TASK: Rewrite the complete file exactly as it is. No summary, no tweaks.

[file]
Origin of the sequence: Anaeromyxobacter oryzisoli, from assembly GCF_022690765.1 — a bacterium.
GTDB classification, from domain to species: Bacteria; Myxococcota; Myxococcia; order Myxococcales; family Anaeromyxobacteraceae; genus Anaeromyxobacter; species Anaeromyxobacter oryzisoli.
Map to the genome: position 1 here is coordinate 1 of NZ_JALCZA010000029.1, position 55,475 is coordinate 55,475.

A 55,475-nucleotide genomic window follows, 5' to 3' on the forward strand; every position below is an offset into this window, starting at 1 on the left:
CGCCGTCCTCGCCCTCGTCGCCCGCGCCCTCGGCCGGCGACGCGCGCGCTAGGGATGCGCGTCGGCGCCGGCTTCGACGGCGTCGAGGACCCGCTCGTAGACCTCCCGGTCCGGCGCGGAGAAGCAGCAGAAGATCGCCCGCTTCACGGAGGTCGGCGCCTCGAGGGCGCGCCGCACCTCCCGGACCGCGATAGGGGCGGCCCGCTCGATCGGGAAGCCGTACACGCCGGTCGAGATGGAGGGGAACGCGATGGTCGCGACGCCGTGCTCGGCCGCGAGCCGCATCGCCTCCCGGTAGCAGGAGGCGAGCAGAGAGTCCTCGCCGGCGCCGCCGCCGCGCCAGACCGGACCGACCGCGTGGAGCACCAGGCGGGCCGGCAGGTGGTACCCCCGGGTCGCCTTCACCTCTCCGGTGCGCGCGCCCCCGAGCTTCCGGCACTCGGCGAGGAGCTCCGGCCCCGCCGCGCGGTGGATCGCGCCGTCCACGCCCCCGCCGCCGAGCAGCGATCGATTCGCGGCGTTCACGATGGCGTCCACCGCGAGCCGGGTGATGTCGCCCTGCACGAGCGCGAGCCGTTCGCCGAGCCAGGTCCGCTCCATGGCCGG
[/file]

Origin of the sequence: Anaeromyxobacter oryzisoli, from assembly GCF_022690765.1 — a bacterium.
GTDB classification, from domain to species: Bacteria; Myxococcota; Myxococcia; order Myxococcales; family Anaeromyxobacteraceae; genus Anaeromyxobacter; species Anaeromyxobacter oryzisoli.
Map to the genome: position 1 here is coordinate 1 of NZ_JALCZA010000029.1, position 55,475 is coordinate 55,475.

A 55,475-nucleotide genomic window follows, 5' to 3' on the forward strand; every position below is an offset into this window, starting at 1 on the left:
CGCCGTCCTCGCCCTCGTCGCCCGCGCCCTCGGCCGGCGACGCGCGCGCTAGGGATGCGCGTCGGCGCCGGCTTCGACGGCGTCGAGGACCCGCTCGTAGACCTCCCGGTCCGGCGCGGAGAAGCAGCAGAAGATCGCCCGCTTCACGGAGGTCGGCGCCTCGAGGGCGCGCCGCACCTCCCGGACCGCGATAGGGGCGGCCCGCTCGATCGGGAAGCCGTACACGCCGGTCGAGATGGAGGGGAACGCGATGGTCGCGACGCCGTGCTCGGCCGCGAGCCGCATCGCCTCCCGGTAGCAGGAGGCGAGCAGAGAGTCCTCGCCGGCGCCGCCGCCGCGCCAGACCGGACCGACCGCGTGGAGCACCAGGCGGGCCGGCAGGTGGTACCCCCGGGTCGCCTTCACCTCTCCGGTGCGCGCGCCCCCGAGCTTCCGGCACTCGGCGAGGAGCTCCGGCCCCGCCGCGCGGTGGATCGCGCCGTCCACGCCCCCGCCGCCGAGCAGCGATCGATTCGCGGCGTTCACGATGGCGTCCACCGCGAGCCGGGTGATGTCGCCCTGCACGAGCGCGAGCCGTTCGCCGAGCCAGGTCCGCTCCATGGCCGG